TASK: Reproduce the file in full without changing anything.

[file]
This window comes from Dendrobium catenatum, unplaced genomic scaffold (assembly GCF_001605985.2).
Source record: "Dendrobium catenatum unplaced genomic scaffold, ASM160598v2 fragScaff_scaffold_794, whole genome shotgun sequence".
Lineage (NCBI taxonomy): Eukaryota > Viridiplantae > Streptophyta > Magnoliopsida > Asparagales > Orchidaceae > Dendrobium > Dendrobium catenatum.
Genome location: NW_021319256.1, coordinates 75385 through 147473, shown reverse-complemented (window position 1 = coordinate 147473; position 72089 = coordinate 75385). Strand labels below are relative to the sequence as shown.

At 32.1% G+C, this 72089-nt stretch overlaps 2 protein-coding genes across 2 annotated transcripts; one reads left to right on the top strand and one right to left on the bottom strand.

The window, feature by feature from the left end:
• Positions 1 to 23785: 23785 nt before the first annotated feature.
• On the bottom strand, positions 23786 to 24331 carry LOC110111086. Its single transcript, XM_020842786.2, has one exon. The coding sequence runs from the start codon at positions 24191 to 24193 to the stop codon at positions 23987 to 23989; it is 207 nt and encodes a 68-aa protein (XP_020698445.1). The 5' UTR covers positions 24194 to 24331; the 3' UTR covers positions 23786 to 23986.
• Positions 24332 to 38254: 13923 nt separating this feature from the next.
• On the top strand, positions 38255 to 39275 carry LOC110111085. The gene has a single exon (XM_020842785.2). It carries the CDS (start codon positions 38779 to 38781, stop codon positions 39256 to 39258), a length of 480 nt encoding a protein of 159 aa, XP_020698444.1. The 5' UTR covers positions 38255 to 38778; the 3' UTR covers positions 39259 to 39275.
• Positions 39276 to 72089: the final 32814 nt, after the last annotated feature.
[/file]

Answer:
This window comes from Dendrobium catenatum, unplaced genomic scaffold (assembly GCF_001605985.2).
Source record: "Dendrobium catenatum unplaced genomic scaffold, ASM160598v2 fragScaff_scaffold_794, whole genome shotgun sequence".
Lineage (NCBI taxonomy): Eukaryota > Viridiplantae > Streptophyta > Magnoliopsida > Asparagales > Orchidaceae > Dendrobium > Dendrobium catenatum.
Genome location: NW_021319256.1, coordinates 75385 through 147473, shown reverse-complemented (window position 1 = coordinate 147473; position 72089 = coordinate 75385). Strand labels below are relative to the sequence as shown.

At 32.1% G+C, this 72089-nt stretch overlaps 2 protein-coding genes across 2 annotated transcripts; one reads left to right on the top strand and one right to left on the bottom strand.

The window, feature by feature from the left end:
• Positions 1 to 23785: 23785 nt before the first annotated feature.
• On the bottom strand, positions 23786 to 24331 carry LOC110111086. Its single transcript, XM_020842786.2, has one exon. The coding sequence runs from the start codon at positions 24191 to 24193 to the stop codon at positions 23987 to 23989; it is 207 nt and encodes a 68-aa protein (XP_020698445.1). The 5' UTR covers positions 24194 to 24331; the 3' UTR covers positions 23786 to 23986.
• Positions 24332 to 38254: 13923 nt separating this feature from the next.
• On the top strand, positions 38255 to 39275 carry LOC110111085. The gene has a single exon (XM_020842785.2). It carries the CDS (start codon positions 38779 to 38781, stop codon positions 39256 to 39258), a length of 480 nt encoding a protein of 159 aa, XP_020698444.1. The 5' UTR covers positions 38255 to 38778; the 3' UTR covers positions 39259 to 39275.
• Positions 39276 to 72089: the final 32814 nt, after the last annotated feature.